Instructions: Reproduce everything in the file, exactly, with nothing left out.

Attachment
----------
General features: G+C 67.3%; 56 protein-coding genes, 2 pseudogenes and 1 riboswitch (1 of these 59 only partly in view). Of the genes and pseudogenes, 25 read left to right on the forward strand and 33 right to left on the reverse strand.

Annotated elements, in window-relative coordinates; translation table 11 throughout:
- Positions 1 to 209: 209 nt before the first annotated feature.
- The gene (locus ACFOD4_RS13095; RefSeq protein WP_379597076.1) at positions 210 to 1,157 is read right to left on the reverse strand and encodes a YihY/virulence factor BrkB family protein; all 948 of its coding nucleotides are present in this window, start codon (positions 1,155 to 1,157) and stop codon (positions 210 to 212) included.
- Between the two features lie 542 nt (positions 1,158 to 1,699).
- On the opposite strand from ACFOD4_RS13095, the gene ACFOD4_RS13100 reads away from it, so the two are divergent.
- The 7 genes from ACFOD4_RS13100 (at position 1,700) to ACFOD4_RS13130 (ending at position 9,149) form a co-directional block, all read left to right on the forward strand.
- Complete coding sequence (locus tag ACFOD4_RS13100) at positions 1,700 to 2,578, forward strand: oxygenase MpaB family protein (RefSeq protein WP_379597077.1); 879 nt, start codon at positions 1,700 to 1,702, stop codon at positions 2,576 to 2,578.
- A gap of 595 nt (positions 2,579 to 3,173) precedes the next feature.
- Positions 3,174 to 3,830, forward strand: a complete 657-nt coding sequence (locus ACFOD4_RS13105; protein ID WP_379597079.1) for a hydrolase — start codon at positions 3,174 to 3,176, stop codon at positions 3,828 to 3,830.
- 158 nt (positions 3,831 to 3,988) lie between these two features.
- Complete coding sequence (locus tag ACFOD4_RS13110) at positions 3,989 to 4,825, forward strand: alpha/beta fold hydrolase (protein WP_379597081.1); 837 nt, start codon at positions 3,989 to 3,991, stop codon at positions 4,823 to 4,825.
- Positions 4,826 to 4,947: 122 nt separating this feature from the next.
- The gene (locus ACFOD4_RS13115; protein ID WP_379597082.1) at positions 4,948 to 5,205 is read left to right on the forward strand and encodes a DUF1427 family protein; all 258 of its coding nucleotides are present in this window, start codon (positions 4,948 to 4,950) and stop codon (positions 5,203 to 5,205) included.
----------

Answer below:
General features: G+C 67.3%; 56 protein-coding genes, 2 pseudogenes and 1 riboswitch (1 of these 59 only partly in view). Of the genes and pseudogenes, 25 read left to right on the forward strand and 33 right to left on the reverse strand.

Annotated elements, in window-relative coordinates; translation table 11 throughout:
- Positions 1 to 209: 209 nt before the first annotated feature.
- The gene (locus ACFOD4_RS13095; RefSeq protein WP_379597076.1) at positions 210 to 1,157 is read right to left on the reverse strand and encodes a YihY/virulence factor BrkB family protein; all 948 of its coding nucleotides are present in this window, start codon (positions 1,155 to 1,157) and stop codon (positions 210 to 212) included.
- Between the two features lie 542 nt (positions 1,158 to 1,699).
- On the opposite strand from ACFOD4_RS13095, the gene ACFOD4_RS13100 reads away from it, so the two are divergent.
- The 7 genes from ACFOD4_RS13100 (at position 1,700) to ACFOD4_RS13130 (ending at position 9,149) form a co-directional block, all read left to right on the forward strand.
- Complete coding sequence (locus tag ACFOD4_RS13100) at positions 1,700 to 2,578, forward strand: oxygenase MpaB family protein (RefSeq protein WP_379597077.1); 879 nt, start codon at positions 1,700 to 1,702, stop codon at positions 2,576 to 2,578.
- A gap of 595 nt (positions 2,579 to 3,173) precedes the next feature.
- Positions 3,174 to 3,830, forward strand: a complete 657-nt coding sequence (locus ACFOD4_RS13105; protein ID WP_379597079.1) for a hydrolase — start codon at positions 3,174 to 3,176, stop codon at positions 3,828 to 3,830.
- 158 nt (positions 3,831 to 3,988) lie between these two features.
- Complete coding sequence (locus tag ACFOD4_RS13110) at positions 3,989 to 4,825, forward strand: alpha/beta fold hydrolase (protein WP_379597081.1); 837 nt, start codon at positions 3,989 to 3,991, stop codon at positions 4,823 to 4,825.
- Positions 4,826 to 4,947: 122 nt separating this feature from the next.
- The gene (locus ACFOD4_RS13115; protein ID WP_379597082.1) at positions 4,948 to 5,205 is read left to right on the forward strand and encodes a DUF1427 family protein; all 258 of its coding nucleotides are present in this window, start codon (positions 4,948 to 4,950) and stop codon (positions 5,203 to 5,205) included.